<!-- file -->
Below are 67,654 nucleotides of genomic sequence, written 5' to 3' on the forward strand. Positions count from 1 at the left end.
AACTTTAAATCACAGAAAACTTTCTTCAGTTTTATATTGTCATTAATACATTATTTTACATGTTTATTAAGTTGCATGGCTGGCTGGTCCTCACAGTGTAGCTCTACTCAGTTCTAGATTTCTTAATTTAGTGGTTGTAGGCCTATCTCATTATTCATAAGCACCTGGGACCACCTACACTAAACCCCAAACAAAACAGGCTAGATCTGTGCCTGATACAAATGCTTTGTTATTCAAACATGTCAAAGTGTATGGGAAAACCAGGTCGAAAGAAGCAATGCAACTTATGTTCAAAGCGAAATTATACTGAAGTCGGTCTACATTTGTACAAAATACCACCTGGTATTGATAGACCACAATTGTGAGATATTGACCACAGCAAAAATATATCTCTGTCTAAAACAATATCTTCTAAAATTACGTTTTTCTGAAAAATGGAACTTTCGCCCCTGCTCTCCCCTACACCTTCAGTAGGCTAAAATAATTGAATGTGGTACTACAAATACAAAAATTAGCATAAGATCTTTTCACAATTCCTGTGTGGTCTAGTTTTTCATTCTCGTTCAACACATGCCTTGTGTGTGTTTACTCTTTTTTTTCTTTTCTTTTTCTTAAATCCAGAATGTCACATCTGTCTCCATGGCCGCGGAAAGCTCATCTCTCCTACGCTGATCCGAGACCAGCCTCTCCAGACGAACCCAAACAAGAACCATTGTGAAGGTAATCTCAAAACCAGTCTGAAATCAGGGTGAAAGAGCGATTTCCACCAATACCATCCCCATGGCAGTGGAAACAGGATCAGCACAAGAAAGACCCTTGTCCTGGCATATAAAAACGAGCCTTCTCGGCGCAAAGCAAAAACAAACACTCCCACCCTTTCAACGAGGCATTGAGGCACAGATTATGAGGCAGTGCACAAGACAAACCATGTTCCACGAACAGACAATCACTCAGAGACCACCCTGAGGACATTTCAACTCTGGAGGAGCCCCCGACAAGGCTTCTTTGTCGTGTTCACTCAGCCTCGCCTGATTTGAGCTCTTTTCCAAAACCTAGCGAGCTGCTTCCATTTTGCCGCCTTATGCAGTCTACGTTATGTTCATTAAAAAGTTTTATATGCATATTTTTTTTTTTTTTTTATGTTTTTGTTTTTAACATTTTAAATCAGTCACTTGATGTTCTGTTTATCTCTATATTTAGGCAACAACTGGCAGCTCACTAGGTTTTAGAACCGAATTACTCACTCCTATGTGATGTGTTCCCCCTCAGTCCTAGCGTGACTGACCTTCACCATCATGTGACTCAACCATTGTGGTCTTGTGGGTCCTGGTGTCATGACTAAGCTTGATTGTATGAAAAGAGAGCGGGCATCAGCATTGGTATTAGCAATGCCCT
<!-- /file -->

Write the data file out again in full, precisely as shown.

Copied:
Below are 67,654 nucleotides of genomic sequence, written 5' to 3' on the forward strand. Positions count from 1 at the left end.
AACTTTAAATCACAGAAAACTTTCTTCAGTTTTATATTGTCATTAATACATTATTTTACATGTTTATTAAGTTGCATGGCTGGCTGGTCCTCACAGTGTAGCTCTACTCAGTTCTAGATTTCTTAATTTAGTGGTTGTAGGCCTATCTCATTATTCATAAGCACCTGGGACCACCTACACTAAACCCCAAACAAAACAGGCTAGATCTGTGCCTGATACAAATGCTTTGTTATTCAAACATGTCAAAGTGTATGGGAAAACCAGGTCGAAAGAAGCAATGCAACTTATGTTCAAAGCGAAATTATACTGAAGTCGGTCTACATTTGTACAAAATACCACCTGGTATTGATAGACCACAATTGTGAGATATTGACCACAGCAAAAATATATCTCTGTCTAAAACAATATCTTCTAAAATTACGTTTTTCTGAAAAATGGAACTTTCGCCCCTGCTCTCCCCTACACCTTCAGTAGGCTAAAATAATTGAATGTGGTACTACAAATACAAAAATTAGCATAAGATCTTTTCACAATTCCTGTGTGGTCTAGTTTTTCATTCTCGTTCAACACATGCCTTGTGTGTGTTTACTCTTTTTTTTCTTTTCTTTTTCTTAAATCCAGAATGTCACATCTGTCTCCATGGCCGCGGAAAGCTCATCTCTCCTACGCTGATCCGAGACCAGCCTCTCCAGACGAACCCAAACAAGAACCATTGTGAAGGTAATCTCAAAACCAGTCTGAAATCAGGGTGAAAGAGCGATTTCCACCAATACCATCCCCATGGCAGTGGAAACAGGATCAGCACAAGAAAGACCCTTGTCCTGGCATATAAAAACGAGCCTTCTCGGCGCAAAGCAAAAACAAACACTCCCACCCTTTCAACGAGGCATTGAGGCACAGATTATGAGGCAGTGCACAAGACAAACCATGTTCCACGAACAGACAATCACTCAGAGACCACCCTGAGGACATTTCAACTCTGGAGGAGCCCCCGACAAGGCTTCTTTGTCGTGTTCACTCAGCCTCGCCTGATTTGAGCTCTTTTCCAAAACCTAGCGAGCTGCTTCCATTTTGCCGCCTTATGCAGTCTACGTTATGTTCATTAAAAAGTTTTATATGCATATTTTTTTTTTTTTTTTATGTTTTTGTTTTTAACATTTTAAATCAGTCACTTGATGTTCTGTTTATCTCTATATTTAGGCAACAACTGGCAGCTCACTAGGTTTTAGAACCGAATTACTCACTCCTATGTGATGTGTTCCCCCTCAGTCCTAGCGTGACTGACCTTCACCATCATGTGACTCAACCATTGTGGTCTTGTGGGTCCTGGTGTCATGACTAAGCTTGATTGTATGAAAAGAGAGCGGGCATCAGCATTGGTATTAGCAATGCCCT